Monthly Archives: September 2010

Photographic ruminations

What part does equipment play in what a photographer is able to do? Clearly, in the last 6 months Betsy’s 60mm macro lens has taken her into almost magical realms of vision and transformed her capability to capture what she could see. My own fascination lies with ultra wide angle perspective, ever since the adventures in the 1970s with the 21mm Zeiss lens on the now-defunct Nikon rangefinder camera.

breadmaking 1973

While there are ultrawides for digital cameras (I’m actively considering the Tokina 11-16mm), they’re pretty large and not so very portable, but tempting nonetheless.

At the moment I find myself lusting after a smaller and less obtrusive solution, Voigtländer’s Color-Skopar 21mm on a Bessa R4A body, a 35mm film camera. I happened upon a FlickRiver pool for that lens, and I continue to slaver. My birthday is approaching…

Sandburg vs. Frost

Harper’s put this up today:

The policeman buys shoes slow and careful; the teamster buys gloves slow and careful; they take care of their feet and hands; they live on their feet and hands.

The milkman never argues; he works alone and no one speaks to him; the city is asleep when he is on the job; he puts a bottle on six hundred porches and calls it a day’s work; he climbs two hundred wooden stairways; two horses are company for him; he never argues.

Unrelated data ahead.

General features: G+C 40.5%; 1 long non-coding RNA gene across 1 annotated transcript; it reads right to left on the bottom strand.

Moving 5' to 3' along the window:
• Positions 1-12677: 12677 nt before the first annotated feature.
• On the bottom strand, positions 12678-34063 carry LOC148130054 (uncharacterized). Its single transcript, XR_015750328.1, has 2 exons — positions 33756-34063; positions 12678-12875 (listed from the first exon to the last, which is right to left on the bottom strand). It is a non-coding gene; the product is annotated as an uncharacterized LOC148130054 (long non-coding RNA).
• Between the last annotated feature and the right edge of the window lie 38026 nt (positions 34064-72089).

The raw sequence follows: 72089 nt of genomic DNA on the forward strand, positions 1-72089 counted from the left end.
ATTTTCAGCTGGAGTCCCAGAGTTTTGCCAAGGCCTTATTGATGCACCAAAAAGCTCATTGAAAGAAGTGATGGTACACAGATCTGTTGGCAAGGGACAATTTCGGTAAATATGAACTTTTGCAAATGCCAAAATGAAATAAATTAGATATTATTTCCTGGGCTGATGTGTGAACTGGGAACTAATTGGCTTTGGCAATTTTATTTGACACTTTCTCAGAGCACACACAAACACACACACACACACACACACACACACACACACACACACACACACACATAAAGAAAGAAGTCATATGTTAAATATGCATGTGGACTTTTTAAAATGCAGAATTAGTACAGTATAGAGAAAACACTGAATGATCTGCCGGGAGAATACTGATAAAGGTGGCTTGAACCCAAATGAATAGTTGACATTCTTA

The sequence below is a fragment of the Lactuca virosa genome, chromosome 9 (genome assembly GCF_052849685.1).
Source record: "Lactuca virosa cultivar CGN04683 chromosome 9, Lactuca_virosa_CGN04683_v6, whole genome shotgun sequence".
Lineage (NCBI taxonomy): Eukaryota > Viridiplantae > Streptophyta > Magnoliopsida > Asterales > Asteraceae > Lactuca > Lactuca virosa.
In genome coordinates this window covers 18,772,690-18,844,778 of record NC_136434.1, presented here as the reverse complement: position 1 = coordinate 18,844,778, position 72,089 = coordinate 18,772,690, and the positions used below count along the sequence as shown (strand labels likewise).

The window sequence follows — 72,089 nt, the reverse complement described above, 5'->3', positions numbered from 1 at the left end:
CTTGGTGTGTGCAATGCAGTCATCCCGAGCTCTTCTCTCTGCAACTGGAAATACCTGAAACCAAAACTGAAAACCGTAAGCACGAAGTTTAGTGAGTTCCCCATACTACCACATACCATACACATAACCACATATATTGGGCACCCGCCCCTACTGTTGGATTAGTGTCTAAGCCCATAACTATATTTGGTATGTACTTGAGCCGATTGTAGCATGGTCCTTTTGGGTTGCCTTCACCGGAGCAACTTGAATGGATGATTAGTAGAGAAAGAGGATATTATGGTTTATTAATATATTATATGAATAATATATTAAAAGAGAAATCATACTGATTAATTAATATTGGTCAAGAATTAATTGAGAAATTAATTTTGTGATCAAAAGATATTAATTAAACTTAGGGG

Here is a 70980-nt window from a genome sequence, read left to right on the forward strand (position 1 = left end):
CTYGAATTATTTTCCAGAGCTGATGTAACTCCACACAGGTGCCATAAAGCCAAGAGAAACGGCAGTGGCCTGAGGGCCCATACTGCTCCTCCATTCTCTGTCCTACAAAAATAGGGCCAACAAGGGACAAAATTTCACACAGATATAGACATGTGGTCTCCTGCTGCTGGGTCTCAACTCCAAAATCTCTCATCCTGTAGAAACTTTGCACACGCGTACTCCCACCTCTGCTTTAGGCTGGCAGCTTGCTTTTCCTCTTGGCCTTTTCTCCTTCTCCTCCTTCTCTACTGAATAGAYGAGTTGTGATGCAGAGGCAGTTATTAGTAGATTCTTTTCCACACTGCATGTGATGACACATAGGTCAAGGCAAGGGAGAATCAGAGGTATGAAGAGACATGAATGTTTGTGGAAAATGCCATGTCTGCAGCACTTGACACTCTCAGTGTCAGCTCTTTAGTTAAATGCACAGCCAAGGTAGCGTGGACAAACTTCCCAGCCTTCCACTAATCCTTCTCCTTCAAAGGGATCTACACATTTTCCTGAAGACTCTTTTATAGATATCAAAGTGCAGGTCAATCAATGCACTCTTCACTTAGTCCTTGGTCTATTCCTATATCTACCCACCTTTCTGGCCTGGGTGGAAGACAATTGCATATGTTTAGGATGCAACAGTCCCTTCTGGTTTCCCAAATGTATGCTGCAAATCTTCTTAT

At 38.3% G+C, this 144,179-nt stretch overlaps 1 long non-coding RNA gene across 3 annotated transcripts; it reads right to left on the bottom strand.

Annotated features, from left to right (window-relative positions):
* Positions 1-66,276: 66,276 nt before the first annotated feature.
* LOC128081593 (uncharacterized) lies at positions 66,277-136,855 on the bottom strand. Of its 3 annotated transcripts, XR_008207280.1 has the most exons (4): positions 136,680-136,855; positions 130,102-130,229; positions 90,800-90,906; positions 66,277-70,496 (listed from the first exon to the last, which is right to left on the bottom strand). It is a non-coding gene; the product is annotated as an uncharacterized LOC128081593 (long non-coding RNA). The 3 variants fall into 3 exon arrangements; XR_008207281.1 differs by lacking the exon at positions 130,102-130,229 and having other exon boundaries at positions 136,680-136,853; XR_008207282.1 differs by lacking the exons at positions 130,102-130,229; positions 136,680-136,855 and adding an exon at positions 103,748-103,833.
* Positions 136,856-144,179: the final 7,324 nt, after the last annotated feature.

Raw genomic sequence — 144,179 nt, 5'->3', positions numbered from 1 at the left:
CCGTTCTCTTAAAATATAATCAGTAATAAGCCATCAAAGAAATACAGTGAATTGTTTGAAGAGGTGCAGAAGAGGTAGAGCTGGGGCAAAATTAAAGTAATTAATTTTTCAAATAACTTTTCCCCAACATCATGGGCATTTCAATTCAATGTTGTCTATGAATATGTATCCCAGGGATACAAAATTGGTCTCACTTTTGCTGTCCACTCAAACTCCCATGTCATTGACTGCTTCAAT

The rolling-mill men and the sheet-steel men are brothers of cinders; they empty cinders out of their shoes after the day’s work; they ask their wives to fix burnt holes in the knees of their trousers; their necks and ears are covered with a smut; they scour their necks and ears; they are brothers of cinders.

–Carl Sandburg, Psalm of Those Who Go Forth Before Daylight, first published in Cornhuskers (1918)

…and I was reminded of Robert Frost’s sentiments re: Carl Sandburg, as disclosed in a letter to Lincoln MacVeagh (quoted in Paul Muldoon’s essay on The American Songbag, in the Marcus and Sollors New Literary History of America, pp 609-610):

We’ve been having a dose of Carl Sandburg. He’s another person I find it difficult to do justice to. He was possibly hours in town and he spent one of those washing his white hair and toughening his expression for his public performance. His mandolin pleased some people, his poetry a very few and his infantile talk none… I heard someone say he was the kind of writer who had everything to gain and nothing to lose by being translated into another language.

Some balance is restored, perhaps, by this from Christian Wiman in his essay on Frost in the same New Literary History of America (p 540):

Of course, there are more shoals than poems, more confusion than the songs that seem, briefly, to contain and control it. This is particularly true for modern poets and their inheritors. With this in mind, the buffoonery and bluster of Frost’s public persona become, perhaps a bit more explicable, as do all the cutesy, folksy poems that seem to have been written solely in the service of this persona.

Honors about even, don’t you think?